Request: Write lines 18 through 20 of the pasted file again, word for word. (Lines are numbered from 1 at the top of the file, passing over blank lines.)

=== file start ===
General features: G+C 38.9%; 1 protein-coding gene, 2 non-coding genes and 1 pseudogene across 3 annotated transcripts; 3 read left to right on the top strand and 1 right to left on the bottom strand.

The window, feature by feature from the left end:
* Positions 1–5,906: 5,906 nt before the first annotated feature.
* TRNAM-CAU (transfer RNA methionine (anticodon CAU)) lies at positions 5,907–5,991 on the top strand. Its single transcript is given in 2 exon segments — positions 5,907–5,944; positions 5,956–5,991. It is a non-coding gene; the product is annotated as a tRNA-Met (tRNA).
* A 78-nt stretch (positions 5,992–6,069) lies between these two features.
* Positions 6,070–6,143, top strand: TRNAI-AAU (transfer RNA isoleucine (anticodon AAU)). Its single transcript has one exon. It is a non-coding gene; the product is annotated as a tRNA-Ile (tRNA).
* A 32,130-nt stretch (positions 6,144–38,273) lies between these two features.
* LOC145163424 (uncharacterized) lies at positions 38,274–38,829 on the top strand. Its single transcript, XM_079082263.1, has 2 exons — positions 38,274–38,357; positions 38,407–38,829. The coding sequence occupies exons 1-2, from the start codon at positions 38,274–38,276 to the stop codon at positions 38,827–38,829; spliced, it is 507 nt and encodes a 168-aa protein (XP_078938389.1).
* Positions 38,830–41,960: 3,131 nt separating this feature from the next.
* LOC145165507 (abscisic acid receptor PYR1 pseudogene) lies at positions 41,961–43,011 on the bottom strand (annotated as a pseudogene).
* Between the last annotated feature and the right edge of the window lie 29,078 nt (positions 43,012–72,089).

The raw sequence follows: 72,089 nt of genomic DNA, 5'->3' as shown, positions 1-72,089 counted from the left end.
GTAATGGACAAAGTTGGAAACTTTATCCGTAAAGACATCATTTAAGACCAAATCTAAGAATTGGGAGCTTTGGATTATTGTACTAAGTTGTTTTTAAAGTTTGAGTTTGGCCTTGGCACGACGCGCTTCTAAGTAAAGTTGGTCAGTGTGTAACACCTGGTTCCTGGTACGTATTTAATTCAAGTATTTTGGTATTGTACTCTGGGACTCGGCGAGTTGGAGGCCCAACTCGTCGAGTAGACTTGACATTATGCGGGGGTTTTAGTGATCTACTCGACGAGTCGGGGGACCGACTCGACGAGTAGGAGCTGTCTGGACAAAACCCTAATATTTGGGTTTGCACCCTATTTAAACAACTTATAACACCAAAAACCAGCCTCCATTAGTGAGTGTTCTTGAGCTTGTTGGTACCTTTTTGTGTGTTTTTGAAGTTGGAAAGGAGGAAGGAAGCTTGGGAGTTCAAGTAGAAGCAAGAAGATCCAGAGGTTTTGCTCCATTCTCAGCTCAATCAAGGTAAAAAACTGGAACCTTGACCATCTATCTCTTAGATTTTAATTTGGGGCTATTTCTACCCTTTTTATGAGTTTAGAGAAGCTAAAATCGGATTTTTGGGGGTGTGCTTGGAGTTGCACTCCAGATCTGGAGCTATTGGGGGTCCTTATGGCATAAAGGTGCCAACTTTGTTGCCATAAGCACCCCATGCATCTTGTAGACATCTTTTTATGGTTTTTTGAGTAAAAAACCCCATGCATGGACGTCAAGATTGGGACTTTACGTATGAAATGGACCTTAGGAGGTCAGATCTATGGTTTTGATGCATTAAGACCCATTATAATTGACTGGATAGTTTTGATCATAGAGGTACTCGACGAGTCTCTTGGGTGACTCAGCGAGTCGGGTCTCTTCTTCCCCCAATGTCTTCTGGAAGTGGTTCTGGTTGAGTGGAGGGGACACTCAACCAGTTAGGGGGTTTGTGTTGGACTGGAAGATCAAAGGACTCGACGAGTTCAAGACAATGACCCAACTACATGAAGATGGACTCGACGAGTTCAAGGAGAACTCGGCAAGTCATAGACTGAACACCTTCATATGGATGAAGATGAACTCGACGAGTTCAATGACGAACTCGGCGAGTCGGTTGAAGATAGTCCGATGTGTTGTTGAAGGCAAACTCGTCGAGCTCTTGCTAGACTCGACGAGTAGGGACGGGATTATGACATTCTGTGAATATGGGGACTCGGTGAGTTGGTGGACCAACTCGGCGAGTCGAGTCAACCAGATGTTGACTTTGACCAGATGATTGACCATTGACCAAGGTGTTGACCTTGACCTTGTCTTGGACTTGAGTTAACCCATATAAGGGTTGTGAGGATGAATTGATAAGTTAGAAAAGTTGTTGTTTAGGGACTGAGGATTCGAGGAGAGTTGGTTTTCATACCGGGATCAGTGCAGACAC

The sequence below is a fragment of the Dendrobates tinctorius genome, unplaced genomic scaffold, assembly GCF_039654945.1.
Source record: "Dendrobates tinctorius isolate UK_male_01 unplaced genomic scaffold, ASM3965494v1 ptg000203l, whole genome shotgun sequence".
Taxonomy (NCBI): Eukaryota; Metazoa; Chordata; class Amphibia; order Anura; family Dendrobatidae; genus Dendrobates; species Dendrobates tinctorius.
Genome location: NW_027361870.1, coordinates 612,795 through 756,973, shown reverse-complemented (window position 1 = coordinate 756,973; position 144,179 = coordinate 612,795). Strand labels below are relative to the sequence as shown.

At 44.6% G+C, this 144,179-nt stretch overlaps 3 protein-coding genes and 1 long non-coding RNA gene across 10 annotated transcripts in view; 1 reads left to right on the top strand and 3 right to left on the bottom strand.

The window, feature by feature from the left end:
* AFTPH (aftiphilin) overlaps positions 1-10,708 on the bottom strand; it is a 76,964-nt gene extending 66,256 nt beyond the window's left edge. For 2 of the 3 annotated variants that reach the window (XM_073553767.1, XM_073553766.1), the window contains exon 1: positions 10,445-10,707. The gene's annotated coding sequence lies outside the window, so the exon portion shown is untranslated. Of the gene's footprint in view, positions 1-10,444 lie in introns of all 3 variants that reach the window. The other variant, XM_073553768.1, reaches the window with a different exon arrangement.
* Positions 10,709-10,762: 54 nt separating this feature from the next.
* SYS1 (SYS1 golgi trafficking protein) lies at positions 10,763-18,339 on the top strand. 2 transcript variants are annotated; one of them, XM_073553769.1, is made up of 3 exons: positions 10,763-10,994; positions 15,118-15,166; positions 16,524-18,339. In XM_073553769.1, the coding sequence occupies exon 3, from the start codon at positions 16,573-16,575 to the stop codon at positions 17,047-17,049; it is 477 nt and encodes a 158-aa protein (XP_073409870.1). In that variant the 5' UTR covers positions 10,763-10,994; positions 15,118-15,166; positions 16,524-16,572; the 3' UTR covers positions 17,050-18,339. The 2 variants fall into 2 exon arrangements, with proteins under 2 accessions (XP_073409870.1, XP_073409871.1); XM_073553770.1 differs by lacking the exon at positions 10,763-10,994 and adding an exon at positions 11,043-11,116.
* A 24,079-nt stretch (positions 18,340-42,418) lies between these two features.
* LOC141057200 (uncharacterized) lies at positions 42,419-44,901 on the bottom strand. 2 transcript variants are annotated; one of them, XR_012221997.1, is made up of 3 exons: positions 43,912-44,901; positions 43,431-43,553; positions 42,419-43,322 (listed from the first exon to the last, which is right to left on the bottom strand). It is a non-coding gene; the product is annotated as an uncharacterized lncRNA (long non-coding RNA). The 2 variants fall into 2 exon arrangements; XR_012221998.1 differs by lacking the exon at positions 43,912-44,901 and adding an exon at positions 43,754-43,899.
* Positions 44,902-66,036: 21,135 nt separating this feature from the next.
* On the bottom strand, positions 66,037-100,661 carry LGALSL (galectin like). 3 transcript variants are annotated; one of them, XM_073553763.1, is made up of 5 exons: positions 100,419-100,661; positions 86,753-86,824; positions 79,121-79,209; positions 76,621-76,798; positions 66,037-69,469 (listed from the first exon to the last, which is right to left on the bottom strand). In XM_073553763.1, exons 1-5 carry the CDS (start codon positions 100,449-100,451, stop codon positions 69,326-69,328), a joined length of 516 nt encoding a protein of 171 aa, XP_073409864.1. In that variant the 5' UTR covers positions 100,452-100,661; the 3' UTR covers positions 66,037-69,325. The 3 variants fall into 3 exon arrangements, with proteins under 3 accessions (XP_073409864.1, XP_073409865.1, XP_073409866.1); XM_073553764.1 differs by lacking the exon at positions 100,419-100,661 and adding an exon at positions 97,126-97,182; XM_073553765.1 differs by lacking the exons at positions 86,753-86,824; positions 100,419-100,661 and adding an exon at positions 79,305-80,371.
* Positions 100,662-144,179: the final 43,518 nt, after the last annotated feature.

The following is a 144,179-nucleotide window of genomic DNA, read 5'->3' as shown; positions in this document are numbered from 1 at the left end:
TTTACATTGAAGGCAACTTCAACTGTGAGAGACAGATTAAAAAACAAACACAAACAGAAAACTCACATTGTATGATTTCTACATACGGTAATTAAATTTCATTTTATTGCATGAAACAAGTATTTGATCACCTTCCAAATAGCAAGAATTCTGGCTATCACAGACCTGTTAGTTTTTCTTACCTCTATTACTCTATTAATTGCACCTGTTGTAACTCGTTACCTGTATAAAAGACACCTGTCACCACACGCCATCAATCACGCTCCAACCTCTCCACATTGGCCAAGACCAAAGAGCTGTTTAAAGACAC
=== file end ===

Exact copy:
At 44.6% G+C, this 144,179-nt stretch overlaps 3 protein-coding genes and 1 long non-coding RNA gene across 10 annotated transcripts in view; 1 reads left to right on the top strand and 3 right to left on the bottom strand.

The window, feature by feature from the left end:
* AFTPH (aftiphilin) overlaps positions 1-10,708 on the bottom strand; it is a 76,964-nt gene extending 66,256 nt beyond the window's left edge. For 2 of the 3 annotated variants that reach the window (XM_073553767.1, XM_073553766.1), the window contains exon 1: positions 10,445-10,707. The gene's annotated coding sequence lies outside the window, so the exon portion shown is untranslated. Of the gene's footprint in view, positions 1-10,444 lie in introns of all 3 variants that reach the window. The other variant, XM_073553768.1, reaches the window with a different exon arrangement.